Quarantine Fatigue and Social Distancing are impacting our Mental health. We are nearly 5 months into a global pandemic that has brought so many unprecedented times. During the last few months each of us has faced unique challenges. Some are the battle of homeschool while being a full time working parent, or quarantining completely alone. However, gone are the days where we were content at home with our sourdough starters or Pinterest craft days with the children.
We have all hit a wall at this point and are facing quarantine fatigue. Children are bored and their behaviors are showing it. We are missing happy hour, our friends, and connections with humans outside the four walls of our home. To make matters worse, the pandemic and how to handle it has become a very divided issue. People people have very different ideas of what is safe and what is not safe. Your social media may be filled with pictures of people who seem to be living in a pre-pandemic world. You may be wondering what is happening? What pandemic are these people living while I am still sheltering in place?
The social isolation that we have been enduring can significantly impact our mental health. We have been in quarantine longer than many of us suspected and there is still no end in sight. As human beings, we are not meant to be isolated and we thrive on human connection. It is important for our overall well being to address our social needs in the ways that we can. Whether you have been quarantining alone, or with family, you are probably in need of additional social interaction.
Although I believe safety comes first, I also believe that it’s important to interact socially with the people who are meaningful to us. It is important for our mental health to foster and nurture those relationships that are meaningful to us. This may have been more difficult in the whirlwind days of early quarantine. There are safe ways to see those close to us. Whether you to meet in a park where you can fully social distance but enjoy that in person interaction or set up a socially distanced coffee group in your driveway or backyard. It is important to talk with those close to you and create a plan that everyone is comfortable with. It won’t be the same as pre-Covid days, but it will begin to fill your social bucket back up.
Changing Your Environment
Is it time to change up your environment? If you have been quarantining and working from home, you may be ready for a change of pace and scenery. Have you been entertaining the idea of taking a vacation or trying to figure out how to see family members who live far away?
Instead of hopping on a plane or going on a typical summer vacation, many people are planning road trips. Traveling anywhere in this situation does come with risks. However, traveling by car could minimize some risks. Like, doing research and planning ahead, minimizing your stops, packing your own food, or opting to camp or renting an Airbnb instead of a busy hotel. Again, this may not be the vacation that you planned to take in 2020, but it may provide you with an experience you might not have considered pre-COVID. It could be a break from the day to day stress of managing life in quarantine.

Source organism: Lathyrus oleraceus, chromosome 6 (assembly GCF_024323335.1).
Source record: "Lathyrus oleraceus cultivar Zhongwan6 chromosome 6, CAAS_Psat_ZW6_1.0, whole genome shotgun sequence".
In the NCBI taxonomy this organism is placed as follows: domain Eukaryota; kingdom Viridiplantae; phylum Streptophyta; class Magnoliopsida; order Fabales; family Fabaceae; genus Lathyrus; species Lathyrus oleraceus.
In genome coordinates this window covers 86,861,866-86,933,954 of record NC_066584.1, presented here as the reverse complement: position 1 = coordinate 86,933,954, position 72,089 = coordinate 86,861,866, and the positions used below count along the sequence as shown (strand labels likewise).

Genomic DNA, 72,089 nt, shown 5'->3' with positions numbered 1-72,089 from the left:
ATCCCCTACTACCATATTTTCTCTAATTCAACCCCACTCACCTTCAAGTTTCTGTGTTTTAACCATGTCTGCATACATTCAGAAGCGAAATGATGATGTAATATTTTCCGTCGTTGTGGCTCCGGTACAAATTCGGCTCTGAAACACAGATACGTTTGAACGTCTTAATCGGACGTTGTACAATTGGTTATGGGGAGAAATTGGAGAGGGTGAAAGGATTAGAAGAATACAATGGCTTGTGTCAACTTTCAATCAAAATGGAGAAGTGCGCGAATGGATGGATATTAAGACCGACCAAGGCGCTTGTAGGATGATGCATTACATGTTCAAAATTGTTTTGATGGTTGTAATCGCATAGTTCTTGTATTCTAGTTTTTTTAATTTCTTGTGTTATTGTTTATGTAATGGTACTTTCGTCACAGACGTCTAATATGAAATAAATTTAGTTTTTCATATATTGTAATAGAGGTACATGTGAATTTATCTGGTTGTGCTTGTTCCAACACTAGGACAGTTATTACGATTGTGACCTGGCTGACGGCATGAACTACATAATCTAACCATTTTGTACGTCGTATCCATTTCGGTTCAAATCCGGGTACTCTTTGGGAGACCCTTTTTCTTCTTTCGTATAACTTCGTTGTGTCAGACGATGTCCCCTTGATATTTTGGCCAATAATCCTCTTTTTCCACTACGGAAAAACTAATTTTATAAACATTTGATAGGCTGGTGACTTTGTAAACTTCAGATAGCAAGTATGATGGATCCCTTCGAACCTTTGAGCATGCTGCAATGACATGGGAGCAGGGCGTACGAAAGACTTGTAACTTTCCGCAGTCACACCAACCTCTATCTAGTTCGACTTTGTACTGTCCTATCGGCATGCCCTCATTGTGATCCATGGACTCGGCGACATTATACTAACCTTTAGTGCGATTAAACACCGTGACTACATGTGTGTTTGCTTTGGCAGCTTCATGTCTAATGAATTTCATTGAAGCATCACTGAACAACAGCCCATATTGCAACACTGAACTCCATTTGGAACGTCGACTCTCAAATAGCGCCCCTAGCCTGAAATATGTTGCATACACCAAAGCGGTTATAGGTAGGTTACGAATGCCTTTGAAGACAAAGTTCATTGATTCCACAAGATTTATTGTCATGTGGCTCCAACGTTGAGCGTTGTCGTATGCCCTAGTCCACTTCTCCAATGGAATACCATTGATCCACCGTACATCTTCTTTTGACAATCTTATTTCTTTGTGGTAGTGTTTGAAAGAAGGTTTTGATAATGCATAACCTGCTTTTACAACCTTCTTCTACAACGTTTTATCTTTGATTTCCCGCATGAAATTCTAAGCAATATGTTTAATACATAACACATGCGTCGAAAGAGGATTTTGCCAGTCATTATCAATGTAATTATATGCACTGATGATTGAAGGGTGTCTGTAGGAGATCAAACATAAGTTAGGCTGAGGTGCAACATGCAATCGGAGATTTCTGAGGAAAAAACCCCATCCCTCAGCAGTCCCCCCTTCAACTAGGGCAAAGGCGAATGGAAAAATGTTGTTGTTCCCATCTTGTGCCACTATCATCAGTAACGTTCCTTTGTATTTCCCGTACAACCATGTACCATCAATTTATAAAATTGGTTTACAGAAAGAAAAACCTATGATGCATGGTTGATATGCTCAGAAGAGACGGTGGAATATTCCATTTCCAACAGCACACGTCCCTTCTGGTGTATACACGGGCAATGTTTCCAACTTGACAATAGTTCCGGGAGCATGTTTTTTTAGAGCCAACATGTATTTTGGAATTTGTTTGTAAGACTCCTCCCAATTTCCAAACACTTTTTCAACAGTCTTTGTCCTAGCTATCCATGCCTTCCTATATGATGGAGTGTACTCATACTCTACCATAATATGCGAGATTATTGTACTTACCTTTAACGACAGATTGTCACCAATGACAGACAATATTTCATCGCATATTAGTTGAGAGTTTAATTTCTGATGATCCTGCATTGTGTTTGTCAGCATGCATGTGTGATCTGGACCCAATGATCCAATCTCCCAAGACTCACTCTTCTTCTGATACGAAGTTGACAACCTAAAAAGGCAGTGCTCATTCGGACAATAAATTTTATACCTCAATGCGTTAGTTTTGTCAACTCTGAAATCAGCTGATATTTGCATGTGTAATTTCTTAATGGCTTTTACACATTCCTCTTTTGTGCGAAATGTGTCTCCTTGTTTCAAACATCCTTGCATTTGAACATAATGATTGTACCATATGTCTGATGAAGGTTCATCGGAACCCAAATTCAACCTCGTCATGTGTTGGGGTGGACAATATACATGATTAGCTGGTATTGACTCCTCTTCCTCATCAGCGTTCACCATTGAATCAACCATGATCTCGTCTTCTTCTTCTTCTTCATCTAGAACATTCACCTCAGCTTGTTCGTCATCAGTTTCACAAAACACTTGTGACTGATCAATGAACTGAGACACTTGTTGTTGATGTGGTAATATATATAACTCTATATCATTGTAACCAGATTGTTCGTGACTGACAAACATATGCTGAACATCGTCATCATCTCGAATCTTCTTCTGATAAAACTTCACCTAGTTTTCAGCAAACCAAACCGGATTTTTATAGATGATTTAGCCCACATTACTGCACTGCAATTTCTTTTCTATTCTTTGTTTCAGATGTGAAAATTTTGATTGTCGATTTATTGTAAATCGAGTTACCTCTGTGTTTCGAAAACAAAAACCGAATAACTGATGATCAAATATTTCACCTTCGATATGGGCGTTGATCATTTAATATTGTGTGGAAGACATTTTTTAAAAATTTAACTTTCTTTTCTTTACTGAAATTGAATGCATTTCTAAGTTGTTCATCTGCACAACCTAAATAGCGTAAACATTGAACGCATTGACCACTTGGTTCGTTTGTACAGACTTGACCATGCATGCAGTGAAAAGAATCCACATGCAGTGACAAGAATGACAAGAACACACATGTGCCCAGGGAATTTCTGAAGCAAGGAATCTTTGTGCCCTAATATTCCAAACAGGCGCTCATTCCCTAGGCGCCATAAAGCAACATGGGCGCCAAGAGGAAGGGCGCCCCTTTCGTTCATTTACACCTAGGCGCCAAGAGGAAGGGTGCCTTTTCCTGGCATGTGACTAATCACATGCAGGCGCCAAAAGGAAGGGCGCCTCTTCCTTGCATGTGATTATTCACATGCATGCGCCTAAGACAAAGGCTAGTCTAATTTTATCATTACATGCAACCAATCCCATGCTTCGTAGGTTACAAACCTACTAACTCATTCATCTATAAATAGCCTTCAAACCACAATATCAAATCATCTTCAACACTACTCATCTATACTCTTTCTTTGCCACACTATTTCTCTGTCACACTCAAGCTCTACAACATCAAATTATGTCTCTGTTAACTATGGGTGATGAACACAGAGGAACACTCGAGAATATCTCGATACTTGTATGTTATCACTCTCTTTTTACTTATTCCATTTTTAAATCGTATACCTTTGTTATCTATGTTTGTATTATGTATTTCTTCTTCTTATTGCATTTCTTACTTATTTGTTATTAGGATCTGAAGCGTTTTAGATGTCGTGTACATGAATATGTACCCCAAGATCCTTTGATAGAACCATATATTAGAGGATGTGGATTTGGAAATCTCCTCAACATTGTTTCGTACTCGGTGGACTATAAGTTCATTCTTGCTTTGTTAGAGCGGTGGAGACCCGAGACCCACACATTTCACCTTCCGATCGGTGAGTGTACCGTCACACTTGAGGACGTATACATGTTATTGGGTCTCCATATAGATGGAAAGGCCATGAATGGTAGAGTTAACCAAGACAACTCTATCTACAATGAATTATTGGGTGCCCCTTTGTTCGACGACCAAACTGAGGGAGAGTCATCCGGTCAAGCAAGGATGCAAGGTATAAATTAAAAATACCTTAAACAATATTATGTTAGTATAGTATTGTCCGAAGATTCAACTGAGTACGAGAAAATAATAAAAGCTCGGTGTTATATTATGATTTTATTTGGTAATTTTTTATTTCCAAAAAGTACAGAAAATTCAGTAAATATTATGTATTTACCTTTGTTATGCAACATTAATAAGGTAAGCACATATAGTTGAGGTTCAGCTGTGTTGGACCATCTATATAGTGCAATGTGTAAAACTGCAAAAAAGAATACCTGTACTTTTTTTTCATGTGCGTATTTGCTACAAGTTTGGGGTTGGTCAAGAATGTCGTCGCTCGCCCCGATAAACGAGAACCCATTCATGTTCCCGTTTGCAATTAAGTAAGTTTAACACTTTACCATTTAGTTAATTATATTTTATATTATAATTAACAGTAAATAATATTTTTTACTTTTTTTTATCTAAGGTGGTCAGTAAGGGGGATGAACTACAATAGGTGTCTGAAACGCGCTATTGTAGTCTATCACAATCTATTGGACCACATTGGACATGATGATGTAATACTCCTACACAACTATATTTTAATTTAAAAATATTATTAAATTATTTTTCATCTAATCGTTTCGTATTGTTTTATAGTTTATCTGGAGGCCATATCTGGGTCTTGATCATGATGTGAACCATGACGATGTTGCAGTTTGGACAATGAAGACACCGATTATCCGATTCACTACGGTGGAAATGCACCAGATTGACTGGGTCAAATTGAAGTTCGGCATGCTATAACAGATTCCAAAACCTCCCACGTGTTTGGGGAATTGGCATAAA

Is it possible to combat quarantine fatigue with day trips? If you are not quite ready to hit the road, but are itching for a change, it might be helpful to explore day trips closer to home. Maybe there is a town nearby you have always want to explore. A day trip will still give you the opportunity to get out and about and experience a new environment without the extra risk of staying overnight. Additionally, maybe there are parts of your own city you always wanted to get more familiar with. Perhaps you would enjoy an afternoon spent exploring an unfamiliar neighborhood or picking up food from a new restaurant and enjoying a picnic in a park. You may be surprised how being in a new place, whether near or far, can refresh or energize you and break up your quarantine routine.
Remember these are only suggestions and you have to make choices within your comfort level. Others may be quick to judge your decisions. However remember these are unprecedented times and you have to do what is right for you and your family. That may mean packing up and traveling to see family when screens just won’t due anymore. Or it may be mean changing up your routine closer to home. Everyone will have different levels of comfort in getting social needs met.
If you are experiencing changes in behavior or mood this may be an indication that therapy may be helpful. Our therapists at Family Connections Therapy currently provide tele-health and tele-play therapy sessions to accommodate people of all ages. Family Connections Therapy therapists are trained to support families in navigating scary and uncertain times and are happy to help. Call 858-776-8804 to speak with our team.